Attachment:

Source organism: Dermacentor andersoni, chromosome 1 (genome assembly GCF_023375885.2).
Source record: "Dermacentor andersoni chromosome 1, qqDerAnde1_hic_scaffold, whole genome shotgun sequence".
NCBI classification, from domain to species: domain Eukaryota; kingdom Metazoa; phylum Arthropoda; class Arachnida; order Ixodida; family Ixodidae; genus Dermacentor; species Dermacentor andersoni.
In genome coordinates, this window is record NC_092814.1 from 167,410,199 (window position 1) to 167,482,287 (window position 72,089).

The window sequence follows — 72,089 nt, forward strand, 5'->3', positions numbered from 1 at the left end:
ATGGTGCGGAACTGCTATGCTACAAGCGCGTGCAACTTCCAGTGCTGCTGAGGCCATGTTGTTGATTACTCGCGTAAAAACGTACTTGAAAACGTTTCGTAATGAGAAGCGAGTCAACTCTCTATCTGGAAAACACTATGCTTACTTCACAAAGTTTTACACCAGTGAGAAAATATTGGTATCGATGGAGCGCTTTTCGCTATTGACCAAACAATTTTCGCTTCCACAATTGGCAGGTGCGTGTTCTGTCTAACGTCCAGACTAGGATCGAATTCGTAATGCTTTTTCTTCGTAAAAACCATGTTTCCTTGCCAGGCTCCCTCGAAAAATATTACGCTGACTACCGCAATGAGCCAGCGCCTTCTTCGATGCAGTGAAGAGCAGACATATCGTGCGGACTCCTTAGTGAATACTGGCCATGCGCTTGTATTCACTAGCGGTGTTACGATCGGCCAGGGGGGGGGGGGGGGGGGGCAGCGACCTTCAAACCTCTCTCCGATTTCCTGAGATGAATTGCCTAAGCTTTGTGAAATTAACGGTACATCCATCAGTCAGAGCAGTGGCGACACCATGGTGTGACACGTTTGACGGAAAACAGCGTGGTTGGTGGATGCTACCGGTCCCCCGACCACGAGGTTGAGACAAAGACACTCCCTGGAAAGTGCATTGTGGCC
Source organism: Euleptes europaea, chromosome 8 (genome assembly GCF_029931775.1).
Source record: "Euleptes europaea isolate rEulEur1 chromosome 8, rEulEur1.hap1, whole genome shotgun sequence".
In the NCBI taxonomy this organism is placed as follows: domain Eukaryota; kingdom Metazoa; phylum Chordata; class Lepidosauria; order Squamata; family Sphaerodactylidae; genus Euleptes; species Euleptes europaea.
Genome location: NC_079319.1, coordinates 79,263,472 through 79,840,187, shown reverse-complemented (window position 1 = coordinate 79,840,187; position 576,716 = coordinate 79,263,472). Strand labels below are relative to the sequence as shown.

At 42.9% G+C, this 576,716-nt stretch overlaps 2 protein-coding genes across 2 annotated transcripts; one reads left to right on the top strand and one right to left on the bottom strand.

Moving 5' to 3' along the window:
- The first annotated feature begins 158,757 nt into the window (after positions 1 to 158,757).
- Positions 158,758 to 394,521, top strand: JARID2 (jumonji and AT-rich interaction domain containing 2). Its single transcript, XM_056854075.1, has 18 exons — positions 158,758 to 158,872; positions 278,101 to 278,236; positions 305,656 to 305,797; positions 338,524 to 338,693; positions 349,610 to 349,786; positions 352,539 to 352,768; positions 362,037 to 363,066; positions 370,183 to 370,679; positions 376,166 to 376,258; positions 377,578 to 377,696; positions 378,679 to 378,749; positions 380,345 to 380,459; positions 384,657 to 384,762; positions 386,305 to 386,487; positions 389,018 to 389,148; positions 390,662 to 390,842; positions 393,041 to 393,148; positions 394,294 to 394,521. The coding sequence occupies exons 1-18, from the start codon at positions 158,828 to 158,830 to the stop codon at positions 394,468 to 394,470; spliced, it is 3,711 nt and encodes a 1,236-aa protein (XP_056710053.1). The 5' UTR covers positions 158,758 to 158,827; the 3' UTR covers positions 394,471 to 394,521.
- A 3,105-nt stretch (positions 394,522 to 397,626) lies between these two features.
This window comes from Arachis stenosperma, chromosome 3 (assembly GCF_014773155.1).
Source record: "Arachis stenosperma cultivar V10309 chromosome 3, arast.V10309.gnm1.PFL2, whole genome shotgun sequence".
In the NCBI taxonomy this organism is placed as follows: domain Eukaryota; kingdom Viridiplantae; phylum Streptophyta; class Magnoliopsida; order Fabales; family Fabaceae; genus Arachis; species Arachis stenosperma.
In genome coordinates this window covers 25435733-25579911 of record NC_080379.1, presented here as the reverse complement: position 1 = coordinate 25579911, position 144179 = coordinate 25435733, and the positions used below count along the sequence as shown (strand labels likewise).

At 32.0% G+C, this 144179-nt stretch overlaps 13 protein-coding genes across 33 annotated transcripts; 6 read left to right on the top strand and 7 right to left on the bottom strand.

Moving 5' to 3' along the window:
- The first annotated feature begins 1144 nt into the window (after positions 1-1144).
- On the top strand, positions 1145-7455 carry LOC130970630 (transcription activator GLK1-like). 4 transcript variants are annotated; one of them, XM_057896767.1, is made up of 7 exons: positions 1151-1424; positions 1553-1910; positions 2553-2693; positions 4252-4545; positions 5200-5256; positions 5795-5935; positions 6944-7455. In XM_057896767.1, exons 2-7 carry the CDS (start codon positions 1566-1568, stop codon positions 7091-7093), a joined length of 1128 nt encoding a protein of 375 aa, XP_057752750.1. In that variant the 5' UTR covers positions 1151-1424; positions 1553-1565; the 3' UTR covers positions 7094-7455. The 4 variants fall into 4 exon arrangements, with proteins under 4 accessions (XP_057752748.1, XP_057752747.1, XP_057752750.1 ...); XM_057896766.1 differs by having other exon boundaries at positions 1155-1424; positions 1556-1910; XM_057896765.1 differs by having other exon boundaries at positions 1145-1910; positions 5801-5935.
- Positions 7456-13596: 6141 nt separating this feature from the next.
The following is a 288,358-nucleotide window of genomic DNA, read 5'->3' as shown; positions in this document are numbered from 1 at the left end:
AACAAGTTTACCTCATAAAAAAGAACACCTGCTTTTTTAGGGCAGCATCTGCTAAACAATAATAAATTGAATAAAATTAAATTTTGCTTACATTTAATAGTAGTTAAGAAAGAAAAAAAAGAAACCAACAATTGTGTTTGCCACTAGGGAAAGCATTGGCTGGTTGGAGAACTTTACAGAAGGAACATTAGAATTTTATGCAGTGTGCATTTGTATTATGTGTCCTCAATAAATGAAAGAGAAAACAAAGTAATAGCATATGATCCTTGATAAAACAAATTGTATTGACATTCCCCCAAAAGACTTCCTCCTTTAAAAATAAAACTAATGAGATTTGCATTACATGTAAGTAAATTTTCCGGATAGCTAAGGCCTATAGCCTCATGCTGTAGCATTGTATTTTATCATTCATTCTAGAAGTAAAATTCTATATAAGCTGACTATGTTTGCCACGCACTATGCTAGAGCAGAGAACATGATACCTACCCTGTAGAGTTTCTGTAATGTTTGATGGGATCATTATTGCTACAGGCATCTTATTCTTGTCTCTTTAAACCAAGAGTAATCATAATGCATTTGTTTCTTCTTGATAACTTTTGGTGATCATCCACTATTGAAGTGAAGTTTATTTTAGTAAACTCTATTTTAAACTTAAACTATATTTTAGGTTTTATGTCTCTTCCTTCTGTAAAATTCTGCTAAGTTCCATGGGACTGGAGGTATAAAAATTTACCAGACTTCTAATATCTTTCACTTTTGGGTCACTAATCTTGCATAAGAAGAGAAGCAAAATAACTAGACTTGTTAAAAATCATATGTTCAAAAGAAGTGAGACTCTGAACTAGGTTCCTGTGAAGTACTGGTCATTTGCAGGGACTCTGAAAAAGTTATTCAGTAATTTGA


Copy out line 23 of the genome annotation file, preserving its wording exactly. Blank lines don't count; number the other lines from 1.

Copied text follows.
- On the top strand, positions 1145-7455 carry LOC130970630 (transcription activator GLK1-like). 4 transcript variants are annotated; one of them, XM_057896767.1, is made up of 7 exons: positions 1151-1424; positions 1553-1910; positions 2553-2693; positions 4252-4545; positions 5200-5256; positions 5795-5935; positions 6944-7455. In XM_057896767.1, exons 2-7 carry the CDS (start codon positions 1566-1568, stop codon positions 7091-7093), a joined length of 1128 nt encoding a protein of 375 aa, XP_057752750.1. In that variant the 5' UTR covers positions 1151-1424; positions 1553-1565; the 3' UTR covers positions 7094-7455. The 4 variants fall into 4 exon arrangements, with proteins under 4 accessions (XP_057752748.1, XP_057752747.1, XP_057752750.1 ...); XM_057896766.1 differs by having other exon boundaries at positions 1155-1424; positions 1556-1910; XM_057896765.1 differs by having other exon boundaries at positions 1145-1910; positions 5801-5935.